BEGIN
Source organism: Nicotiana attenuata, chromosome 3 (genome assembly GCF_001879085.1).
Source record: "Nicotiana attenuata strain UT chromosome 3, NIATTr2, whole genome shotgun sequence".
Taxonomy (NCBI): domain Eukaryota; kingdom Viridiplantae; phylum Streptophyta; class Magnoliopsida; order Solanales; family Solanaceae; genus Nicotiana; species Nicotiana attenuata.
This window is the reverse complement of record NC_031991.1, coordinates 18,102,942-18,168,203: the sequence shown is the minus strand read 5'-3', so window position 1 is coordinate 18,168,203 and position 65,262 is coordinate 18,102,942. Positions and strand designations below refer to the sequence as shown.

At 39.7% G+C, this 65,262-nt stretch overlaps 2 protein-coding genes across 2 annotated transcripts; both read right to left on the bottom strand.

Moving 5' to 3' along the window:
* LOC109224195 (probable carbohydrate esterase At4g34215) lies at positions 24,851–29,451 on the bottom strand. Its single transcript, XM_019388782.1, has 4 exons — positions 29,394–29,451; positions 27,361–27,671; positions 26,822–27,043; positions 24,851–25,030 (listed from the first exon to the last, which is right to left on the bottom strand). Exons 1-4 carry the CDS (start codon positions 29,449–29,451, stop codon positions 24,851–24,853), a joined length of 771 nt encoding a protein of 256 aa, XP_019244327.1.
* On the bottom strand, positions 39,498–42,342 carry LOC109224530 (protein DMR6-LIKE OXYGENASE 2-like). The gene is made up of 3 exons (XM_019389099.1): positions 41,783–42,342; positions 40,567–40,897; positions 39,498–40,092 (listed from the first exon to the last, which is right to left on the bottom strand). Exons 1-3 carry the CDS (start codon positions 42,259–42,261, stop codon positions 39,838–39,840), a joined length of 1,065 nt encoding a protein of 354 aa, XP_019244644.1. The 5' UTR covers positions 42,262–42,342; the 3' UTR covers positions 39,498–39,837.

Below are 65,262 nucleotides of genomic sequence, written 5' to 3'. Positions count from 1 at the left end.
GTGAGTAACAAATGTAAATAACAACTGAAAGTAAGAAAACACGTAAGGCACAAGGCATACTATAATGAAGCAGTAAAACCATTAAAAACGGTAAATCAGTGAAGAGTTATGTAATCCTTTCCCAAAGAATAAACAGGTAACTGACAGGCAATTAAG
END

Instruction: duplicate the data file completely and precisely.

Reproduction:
Source organism: Nicotiana attenuata, chromosome 3 (genome assembly GCF_001879085.1).
Source record: "Nicotiana attenuata strain UT chromosome 3, NIATTr2, whole genome shotgun sequence".
Taxonomy (NCBI): domain Eukaryota; kingdom Viridiplantae; phylum Streptophyta; class Magnoliopsida; order Solanales; family Solanaceae; genus Nicotiana; species Nicotiana attenuata.
This window is the reverse complement of record NC_031991.1, coordinates 18,102,942-18,168,203: the sequence shown is the minus strand read 5'-3', so window position 1 is coordinate 18,168,203 and position 65,262 is coordinate 18,102,942. Positions and strand designations below refer to the sequence as shown.

At 39.7% G+C, this 65,262-nt stretch overlaps 2 protein-coding genes across 2 annotated transcripts; both read right to left on the bottom strand.

Moving 5' to 3' along the window:
* LOC109224195 (probable carbohydrate esterase At4g34215) lies at positions 24,851–29,451 on the bottom strand. Its single transcript, XM_019388782.1, has 4 exons — positions 29,394–29,451; positions 27,361–27,671; positions 26,822–27,043; positions 24,851–25,030 (listed from the first exon to the last, which is right to left on the bottom strand). Exons 1-4 carry the CDS (start codon positions 29,449–29,451, stop codon positions 24,851–24,853), a joined length of 771 nt encoding a protein of 256 aa, XP_019244327.1.
* On the bottom strand, positions 39,498–42,342 carry LOC109224530 (protein DMR6-LIKE OXYGENASE 2-like). The gene is made up of 3 exons (XM_019389099.1): positions 41,783–42,342; positions 40,567–40,897; positions 39,498–40,092 (listed from the first exon to the last, which is right to left on the bottom strand). Exons 1-3 carry the CDS (start codon positions 42,259–42,261, stop codon positions 39,838–39,840), a joined length of 1,065 nt encoding a protein of 354 aa, XP_019244644.1. The 5' UTR covers positions 42,262–42,342; the 3' UTR covers positions 39,498–39,837.

Below are 65,262 nucleotides of genomic sequence, written 5' to 3'. Positions count from 1 at the left end.
GTGAGTAACAAATGTAAATAACAACTGAAAGTAAGAAAACACGTAAGGCACAAGGCATACTATAATGAAGCAGTAAAACCATTAAAAACGGTAAATCAGTGAAGAGTTATGTAATCCTTTCCCAAAGAATAAACAGGTAACTGACAGGCAATTAAG